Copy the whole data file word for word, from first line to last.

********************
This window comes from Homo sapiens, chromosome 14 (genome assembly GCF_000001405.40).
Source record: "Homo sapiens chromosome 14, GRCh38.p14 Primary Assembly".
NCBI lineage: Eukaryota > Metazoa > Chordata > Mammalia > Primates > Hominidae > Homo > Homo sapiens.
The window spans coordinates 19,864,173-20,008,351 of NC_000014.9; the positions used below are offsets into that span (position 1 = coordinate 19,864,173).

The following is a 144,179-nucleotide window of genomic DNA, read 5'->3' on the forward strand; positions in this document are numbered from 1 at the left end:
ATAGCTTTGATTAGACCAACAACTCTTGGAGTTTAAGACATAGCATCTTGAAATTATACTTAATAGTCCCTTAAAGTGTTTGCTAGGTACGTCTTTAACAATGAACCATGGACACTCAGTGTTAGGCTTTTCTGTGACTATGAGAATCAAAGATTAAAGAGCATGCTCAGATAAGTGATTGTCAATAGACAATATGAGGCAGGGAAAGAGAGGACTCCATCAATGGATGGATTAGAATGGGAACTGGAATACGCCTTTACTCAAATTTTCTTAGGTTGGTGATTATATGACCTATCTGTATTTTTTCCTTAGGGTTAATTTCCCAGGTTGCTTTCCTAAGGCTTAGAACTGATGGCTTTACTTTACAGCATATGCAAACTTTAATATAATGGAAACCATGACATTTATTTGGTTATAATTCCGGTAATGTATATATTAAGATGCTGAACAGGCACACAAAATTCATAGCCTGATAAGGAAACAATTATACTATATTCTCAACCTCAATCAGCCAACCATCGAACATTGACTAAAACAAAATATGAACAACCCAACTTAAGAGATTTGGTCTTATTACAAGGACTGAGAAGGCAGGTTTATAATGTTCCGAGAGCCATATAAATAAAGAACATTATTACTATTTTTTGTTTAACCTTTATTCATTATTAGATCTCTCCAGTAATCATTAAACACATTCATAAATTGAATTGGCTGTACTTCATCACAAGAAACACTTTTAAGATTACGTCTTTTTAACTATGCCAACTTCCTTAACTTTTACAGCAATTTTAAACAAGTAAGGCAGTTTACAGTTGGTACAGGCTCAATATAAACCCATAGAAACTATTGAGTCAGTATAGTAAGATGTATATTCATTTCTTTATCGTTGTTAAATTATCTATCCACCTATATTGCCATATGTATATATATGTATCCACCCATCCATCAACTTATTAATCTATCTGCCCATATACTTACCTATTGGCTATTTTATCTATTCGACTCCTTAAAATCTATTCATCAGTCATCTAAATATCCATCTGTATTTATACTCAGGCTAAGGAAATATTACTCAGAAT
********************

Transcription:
This window comes from Homo sapiens, chromosome 14 (genome assembly GCF_000001405.40).
Source record: "Homo sapiens chromosome 14, GRCh38.p14 Primary Assembly".
NCBI lineage: Eukaryota > Metazoa > Chordata > Mammalia > Primates > Hominidae > Homo > Homo sapiens.
The window spans coordinates 19,864,173-20,008,351 of NC_000014.9; the positions used below are offsets into that span (position 1 = coordinate 19,864,173).

The following is a 144,179-nucleotide window of genomic DNA, read 5'->3' on the forward strand; positions in this document are numbered from 1 at the left end:
ATAGCTTTGATTAGACCAACAACTCTTGGAGTTTAAGACATAGCATCTTGAAATTATACTTAATAGTCCCTTAAAGTGTTTGCTAGGTACGTCTTTAACAATGAACCATGGACACTCAGTGTTAGGCTTTTCTGTGACTATGAGAATCAAAGATTAAAGAGCATGCTCAGATAAGTGATTGTCAATAGACAATATGAGGCAGGGAAAGAGAGGACTCCATCAATGGATGGATTAGAATGGGAACTGGAATACGCCTTTACTCAAATTTTCTTAGGTTGGTGATTATATGACCTATCTGTATTTTTTCCTTAGGGTTAATTTCCCAGGTTGCTTTCCTAAGGCTTAGAACTGATGGCTTTACTTTACAGCATATGCAAACTTTAATATAATGGAAACCATGACATTTATTTGGTTATAATTCCGGTAATGTATATATTAAGATGCTGAACAGGCACACAAAATTCATAGCCTGATAAGGAAACAATTATACTATATTCTCAACCTCAATCAGCCAACCATCGAACATTGACTAAAACAAAATATGAACAACCCAACTTAAGAGATTTGGTCTTATTACAAGGACTGAGAAGGCAGGTTTATAATGTTCCGAGAGCCATATAAATAAAGAACATTATTACTATTTTTTGTTTAACCTTTATTCATTATTAGATCTCTCCAGTAATCATTAAACACATTCATAAATTGAATTGGCTGTACTTCATCACAAGAAACACTTTTAAGATTACGTCTTTTTAACTATGCCAACTTCCTTAACTTTTACAGCAATTTTAAACAAGTAAGGCAGTTTACAGTTGGTACAGGCTCAATATAAACCCATAGAAACTATTGAGTCAGTATAGTAAGATGTATATTCATTTCTTTATCGTTGTTAAATTATCTATCCACCTATATTGCCATATGTATATATATGTATCCACCCATCCATCAACTTATTAATCTATCTGCCCATATACTTACCTATTGGCTATTTTATCTATTCGACTCCTTAAAATCTATTCATCAGTCATCTAAATATCCATCTGTATTTATACTCAGGCTAAGGAAATATTACTCAGAAT